Then-Arkansas Gov. Bill Clinton and his wife, Hillary, appear on a post-Super Bowl 60 Minutes special to discuss their marriage and his purported affair with Gennifer Flowers -- an issue that dogged his campaign for the Democratic presidential nomination.

APRIL 1992

60 Minutes becomes the only television program in history to top the annual Nielsen ratings in three different decades. The show’s streak of finishing the ratings in the top 10 is now up to 15 seasons.


The show, now in its 27th year, wins its 50th Emmy Award: a “Founder’s Award” for Hewitt.


An interview with tobacco-industry whistle-blower Jeffrey Wigand is not broadcast due to a possible billion-dollar lawsuit. The story of this report would be dramatized in the film The Insider.

FEB. 4, 1996

The Wigand interview is finally broadcast.

APRIL 28, 1996

New commentators Molly Ivins, Stanley Crouch and P.J. O’Rourke debut. The commentators will only last six weeks due to negative audience reaction.

MAY 1996

AP writer Frazier Moore writes that Rooney should retire, and Rooney asks viewers for their votes, through calls and letter to the AP. Thousands of responses pour in, the vast majority voting for Rooney, prompting Moore to write a clarification.

JUNE 1996

CBS News foreign correspondent Bob Simon becomes a contributor to the series.

NOV. 3, 1996

CNN chief international correspondent Christiane Amanpour’s first story airs.


60 Minutes becomes the first primetime broadcast to be closed-captioned in Spanish.

MARCH 15, 1998

Kathleen Willey, who’d sworn under oath that President Clinton groped her sexually, goes public with her story on 60 Minutes.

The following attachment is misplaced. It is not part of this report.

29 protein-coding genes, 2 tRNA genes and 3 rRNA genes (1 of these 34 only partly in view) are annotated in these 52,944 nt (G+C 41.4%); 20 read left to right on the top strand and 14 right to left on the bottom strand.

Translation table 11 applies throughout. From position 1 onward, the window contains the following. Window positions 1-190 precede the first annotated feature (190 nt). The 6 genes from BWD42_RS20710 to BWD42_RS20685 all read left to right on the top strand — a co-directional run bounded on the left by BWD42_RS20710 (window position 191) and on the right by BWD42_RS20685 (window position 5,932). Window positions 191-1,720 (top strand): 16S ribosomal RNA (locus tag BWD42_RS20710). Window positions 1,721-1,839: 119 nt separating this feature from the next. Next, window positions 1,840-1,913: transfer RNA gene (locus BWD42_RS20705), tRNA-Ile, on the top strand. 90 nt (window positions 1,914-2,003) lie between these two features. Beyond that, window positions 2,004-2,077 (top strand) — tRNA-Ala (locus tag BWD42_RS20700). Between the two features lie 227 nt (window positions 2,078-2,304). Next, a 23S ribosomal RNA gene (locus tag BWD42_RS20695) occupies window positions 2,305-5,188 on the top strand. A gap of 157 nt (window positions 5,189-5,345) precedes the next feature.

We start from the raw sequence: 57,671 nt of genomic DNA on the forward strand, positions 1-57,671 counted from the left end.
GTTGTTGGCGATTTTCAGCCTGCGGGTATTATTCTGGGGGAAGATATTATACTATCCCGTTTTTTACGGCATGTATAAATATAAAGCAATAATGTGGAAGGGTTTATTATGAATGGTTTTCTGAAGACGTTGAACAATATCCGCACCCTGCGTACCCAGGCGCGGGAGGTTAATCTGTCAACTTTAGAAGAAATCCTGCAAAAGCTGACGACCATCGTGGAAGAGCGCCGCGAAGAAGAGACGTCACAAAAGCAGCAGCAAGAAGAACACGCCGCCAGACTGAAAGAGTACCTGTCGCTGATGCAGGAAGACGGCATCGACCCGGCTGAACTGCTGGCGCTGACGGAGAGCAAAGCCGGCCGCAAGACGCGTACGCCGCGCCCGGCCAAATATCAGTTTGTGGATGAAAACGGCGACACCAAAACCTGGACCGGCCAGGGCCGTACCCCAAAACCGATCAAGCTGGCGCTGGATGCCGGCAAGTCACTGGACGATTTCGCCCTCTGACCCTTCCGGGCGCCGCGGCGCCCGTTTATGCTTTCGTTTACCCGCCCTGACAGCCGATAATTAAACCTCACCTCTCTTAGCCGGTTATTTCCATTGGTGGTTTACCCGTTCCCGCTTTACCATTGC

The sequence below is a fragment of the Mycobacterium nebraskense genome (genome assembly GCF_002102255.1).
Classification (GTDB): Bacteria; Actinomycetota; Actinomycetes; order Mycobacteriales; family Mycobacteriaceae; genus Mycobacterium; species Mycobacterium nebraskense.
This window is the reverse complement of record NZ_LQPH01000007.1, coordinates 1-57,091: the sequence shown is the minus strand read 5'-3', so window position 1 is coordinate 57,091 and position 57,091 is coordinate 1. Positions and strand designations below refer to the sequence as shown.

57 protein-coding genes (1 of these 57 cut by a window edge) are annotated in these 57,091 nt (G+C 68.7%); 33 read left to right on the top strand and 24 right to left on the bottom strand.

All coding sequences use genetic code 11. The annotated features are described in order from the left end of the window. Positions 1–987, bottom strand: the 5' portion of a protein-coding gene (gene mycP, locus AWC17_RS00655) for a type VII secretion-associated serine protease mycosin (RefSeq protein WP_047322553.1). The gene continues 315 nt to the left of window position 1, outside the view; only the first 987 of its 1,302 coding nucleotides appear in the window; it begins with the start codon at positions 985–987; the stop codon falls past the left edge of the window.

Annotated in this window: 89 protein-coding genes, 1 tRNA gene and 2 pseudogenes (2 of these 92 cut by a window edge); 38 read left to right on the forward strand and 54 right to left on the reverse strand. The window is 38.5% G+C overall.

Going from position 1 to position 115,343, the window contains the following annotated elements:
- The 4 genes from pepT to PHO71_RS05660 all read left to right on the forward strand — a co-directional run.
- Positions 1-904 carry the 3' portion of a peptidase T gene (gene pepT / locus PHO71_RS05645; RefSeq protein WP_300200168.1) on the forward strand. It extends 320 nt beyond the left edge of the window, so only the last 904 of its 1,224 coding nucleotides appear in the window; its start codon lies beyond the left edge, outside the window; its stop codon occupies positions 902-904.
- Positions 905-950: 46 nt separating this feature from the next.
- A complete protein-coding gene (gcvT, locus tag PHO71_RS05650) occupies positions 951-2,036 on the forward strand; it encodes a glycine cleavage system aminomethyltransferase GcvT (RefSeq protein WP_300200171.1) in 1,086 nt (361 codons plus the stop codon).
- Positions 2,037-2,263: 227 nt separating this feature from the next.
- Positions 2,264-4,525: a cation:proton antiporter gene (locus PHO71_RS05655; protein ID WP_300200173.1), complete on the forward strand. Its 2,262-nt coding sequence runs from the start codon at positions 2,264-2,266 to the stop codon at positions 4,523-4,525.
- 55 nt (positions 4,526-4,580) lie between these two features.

SEPT. 22, 1998

The Smithsonian Institution accepts the 60 Minutes stopwatch and Freedom Forum’s Newseum accepts the first two original scripts.

NOV. 22, 1998

60 Minutes broadcasts video shot by Dr. Jack Kevorkian showing him lethally injecting a terminally ill man. The tape leads to Kevorkian’s conviction for second-degree murder.


60 Minutes II is launched.

APRIL 1, 2001

60 Minutes broadcasts its 1,500th program.


The Rev. Jerry Falwell causes a worldwide furor after he calls the Prophet Mohammed a “terrorist” in a 60 Minutes report.

MARCH 2003

Former President Bill Clinton and former Senate Majority Leader Bob Dole agree to appear in 10 Point/Counterpoint-like segments called “Clinton & Dole” and “Dole & Clinton.”

JUNE 2004

Jeff Fager succeeds Hewitt as executive producer of 60 Minutes.

MAY 2005

Amanpour departs from 60 Minutes; 60 Minutes II is canceled.


Lara Logan delivers her first piece as a show correspondent.

MAY 2006

Wallace announces his “retirement” but for occasional stories. CNN’s Anderson Cooper is announced as a contributor. Katie Couric joins CBS News as anchor and will be a 60 Minutes correspondent (with her first story airing Sept. 10, 2006). Rather leaves the network.

NOV. 9, 2006

Bradley dies of complications from chronic lymphocytic leukemia at age 65, one month after the airing of his final report on the Duke University rape case investigation.

DEC. 10, 2006

Cooper files his first 60 Minutes story


Wallace lands the first interview with Roger Clemens after the Mitchell Report alleged that he took steroids.


60 Minutes celebrates its 40th anniversary as a television institution.